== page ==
Young People Disillusioned by Political Climate, IOP Survey Shows

President Barack Obama’s lead among young people age 18 to 29 has increased slightly since March to 19 percentage points with less than three weeks until election day, according to a new survey by Harvard’s Institute of Politics released Wednesday morning.

Obama, who won handily among young voters in 2008 but has seen enthusiasm for his campaign wane this time around, leads former Massachusetts Governor Mitt Romney 55 percent to 36 percent among young people, the survey showed.

Obama’s lead among likely college voters, is significantly smaller, however, at 10 percentage points.

Even as the president remains popular among young people, excitement about the election among that group continues to dip. Though 67 percent of those surveyed said they were registered to vote, only 48 percent said they “definitely” plan to vote on Nov. 6. Among college students, only 63 percent of those surveyed said they are registered, compared to 79 percent in 2008. Only 48 percent said the “definitely” plan to cast a ballot on election day.

“Unfortunately I think we’re headed for a serious step back in participation and turnout,” said John Della Volpe, the IOP’s director of polling, who oversaw the survey. “We’re looking at 4-5 million fewer voters under 30 years old,” he added.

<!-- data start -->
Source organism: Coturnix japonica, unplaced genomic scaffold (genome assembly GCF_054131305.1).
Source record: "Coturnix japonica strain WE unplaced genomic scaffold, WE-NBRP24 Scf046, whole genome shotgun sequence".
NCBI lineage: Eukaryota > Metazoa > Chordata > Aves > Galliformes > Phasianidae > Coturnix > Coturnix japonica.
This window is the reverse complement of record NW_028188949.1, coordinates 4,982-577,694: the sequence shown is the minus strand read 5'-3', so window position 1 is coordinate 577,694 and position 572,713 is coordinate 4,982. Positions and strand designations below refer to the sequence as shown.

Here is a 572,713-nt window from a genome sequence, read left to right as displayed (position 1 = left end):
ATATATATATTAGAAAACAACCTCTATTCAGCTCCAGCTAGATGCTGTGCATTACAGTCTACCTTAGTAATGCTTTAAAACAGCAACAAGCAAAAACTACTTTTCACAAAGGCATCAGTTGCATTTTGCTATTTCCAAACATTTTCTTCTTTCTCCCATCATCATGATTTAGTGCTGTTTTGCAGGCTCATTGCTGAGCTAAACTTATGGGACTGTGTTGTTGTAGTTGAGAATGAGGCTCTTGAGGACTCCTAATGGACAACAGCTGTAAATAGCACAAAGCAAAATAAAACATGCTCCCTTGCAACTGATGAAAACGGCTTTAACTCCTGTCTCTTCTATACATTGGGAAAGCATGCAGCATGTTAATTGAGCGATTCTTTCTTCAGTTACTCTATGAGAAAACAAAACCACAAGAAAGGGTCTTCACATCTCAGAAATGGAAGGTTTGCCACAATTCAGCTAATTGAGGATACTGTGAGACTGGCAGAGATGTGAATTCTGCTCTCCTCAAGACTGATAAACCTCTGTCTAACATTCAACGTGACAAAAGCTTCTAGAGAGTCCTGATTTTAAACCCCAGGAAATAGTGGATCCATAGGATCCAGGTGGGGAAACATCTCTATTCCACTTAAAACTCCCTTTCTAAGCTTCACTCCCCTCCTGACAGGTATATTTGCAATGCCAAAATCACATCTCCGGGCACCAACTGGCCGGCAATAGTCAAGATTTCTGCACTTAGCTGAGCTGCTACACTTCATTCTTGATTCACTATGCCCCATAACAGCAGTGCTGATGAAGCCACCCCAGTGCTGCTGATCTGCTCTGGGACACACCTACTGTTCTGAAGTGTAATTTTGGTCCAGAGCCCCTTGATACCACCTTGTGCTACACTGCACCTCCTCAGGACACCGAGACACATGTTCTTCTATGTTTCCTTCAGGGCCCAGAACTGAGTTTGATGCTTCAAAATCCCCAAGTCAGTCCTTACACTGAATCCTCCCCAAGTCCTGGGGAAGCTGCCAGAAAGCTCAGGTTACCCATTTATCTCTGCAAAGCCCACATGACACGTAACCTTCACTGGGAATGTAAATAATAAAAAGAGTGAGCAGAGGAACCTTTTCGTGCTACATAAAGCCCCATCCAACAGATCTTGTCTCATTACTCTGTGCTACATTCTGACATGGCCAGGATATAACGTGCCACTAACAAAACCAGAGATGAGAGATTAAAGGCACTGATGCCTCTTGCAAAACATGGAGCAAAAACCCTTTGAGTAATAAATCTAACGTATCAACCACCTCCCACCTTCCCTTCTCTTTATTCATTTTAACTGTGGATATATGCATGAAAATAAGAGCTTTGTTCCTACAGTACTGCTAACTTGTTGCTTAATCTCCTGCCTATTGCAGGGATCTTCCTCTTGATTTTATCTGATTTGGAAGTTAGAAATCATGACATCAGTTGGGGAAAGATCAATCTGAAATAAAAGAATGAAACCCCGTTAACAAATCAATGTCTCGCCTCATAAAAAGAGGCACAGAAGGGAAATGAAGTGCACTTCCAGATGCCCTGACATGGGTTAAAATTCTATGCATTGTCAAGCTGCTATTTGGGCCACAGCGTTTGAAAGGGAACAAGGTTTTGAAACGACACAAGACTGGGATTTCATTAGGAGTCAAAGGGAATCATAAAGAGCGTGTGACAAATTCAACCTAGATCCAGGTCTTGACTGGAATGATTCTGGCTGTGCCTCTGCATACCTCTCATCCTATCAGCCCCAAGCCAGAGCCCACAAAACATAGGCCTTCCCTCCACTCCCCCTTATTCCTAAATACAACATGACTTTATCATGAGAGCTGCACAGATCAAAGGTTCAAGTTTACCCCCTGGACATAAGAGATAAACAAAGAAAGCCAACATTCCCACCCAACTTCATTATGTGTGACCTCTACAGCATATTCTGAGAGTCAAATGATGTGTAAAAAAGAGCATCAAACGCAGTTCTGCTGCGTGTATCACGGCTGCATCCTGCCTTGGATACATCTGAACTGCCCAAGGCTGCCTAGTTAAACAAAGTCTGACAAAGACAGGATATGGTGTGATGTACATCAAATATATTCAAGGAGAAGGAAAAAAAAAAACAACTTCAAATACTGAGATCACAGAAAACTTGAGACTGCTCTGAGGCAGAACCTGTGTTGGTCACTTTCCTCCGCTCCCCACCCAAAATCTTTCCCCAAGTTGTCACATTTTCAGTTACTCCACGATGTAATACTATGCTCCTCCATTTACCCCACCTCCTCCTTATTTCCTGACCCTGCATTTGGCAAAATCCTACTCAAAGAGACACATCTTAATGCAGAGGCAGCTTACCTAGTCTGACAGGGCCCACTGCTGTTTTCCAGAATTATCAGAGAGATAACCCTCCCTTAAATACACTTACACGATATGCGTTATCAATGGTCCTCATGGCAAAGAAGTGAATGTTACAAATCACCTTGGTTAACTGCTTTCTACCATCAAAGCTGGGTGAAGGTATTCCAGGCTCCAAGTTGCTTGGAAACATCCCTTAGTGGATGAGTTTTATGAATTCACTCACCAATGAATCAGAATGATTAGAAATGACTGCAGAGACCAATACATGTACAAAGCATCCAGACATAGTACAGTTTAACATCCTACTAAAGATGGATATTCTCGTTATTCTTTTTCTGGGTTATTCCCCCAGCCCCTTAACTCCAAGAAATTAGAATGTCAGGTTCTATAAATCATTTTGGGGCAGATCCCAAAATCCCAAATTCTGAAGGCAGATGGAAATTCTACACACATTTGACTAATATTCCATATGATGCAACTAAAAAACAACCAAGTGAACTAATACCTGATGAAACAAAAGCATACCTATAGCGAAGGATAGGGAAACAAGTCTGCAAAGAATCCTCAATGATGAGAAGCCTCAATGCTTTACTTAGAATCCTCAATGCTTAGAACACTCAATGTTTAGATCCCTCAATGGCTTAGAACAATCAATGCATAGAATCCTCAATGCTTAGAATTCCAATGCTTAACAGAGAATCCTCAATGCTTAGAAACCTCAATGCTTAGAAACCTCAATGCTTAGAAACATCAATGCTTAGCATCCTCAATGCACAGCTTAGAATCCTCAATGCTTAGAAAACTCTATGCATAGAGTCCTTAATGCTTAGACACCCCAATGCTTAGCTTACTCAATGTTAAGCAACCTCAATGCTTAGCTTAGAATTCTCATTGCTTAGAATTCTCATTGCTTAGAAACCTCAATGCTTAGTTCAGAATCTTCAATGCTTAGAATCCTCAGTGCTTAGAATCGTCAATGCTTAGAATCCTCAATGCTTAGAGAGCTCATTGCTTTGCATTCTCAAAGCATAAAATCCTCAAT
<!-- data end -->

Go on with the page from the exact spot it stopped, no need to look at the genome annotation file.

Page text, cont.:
The reason, IOP Director C. M. Trey Grayson ’94 said, is that a growing number of young people are disillusioned by the stalemate in Congress and persistent weakness in the economy.

Forty-three percent of those surveyed agreed it does not matter who is elected in November, Washington is broken. Additionally, 31 percent agreed that neither of the candidates represent their views.

The IOP pollsters said this trend should be particularly troubling for Obama, who relied heavily on young people in 2008. While 52 percent of those surveyed said they think Obama will win re-election, Romney voters seem more committed to showing their support with 65 percent saying they will “definitely” vote compared to only 55 percent of Obama supporters who say they will “definitely” vote.

Despite their disillusionment with Washington, most in the survey still favor Obama’s policy stances.

The survey, which overlapped with the first presidential debate, showed young voters still trust Obama more than Romney on a number of issues from health care to foreign policy. Forty-seven percent of young voters also said they trust Obama more than they trust Romney to deal with the ailing economy, the area where Romney is generally perceived to be the strongest. Only 28 percent said they trust Romney more.

In evaluating the job Obama has done as president, 62 percent agreed that the problems he faced upon entering office are “so complex it takes more than 4 years to do the job.” Thirty-three percent disagreed, responding that “despite his best efforts, Obama has failed.”

The IOP survey, taken between Sept. 19 and Oct. 3, asked 2,123 18- to 29-year old U.S, citizens a range of questions about November’s presidential election and their political mood more generally. The survey has a 2.1-point margin of error.

A similar survey taken by the IOP in March, showed Obama leading Romney 51 percent to 34 percent overall.

—Staff writer Nicholas P. Fandos can be reached at nicholasfandos@college.harvard.edu.

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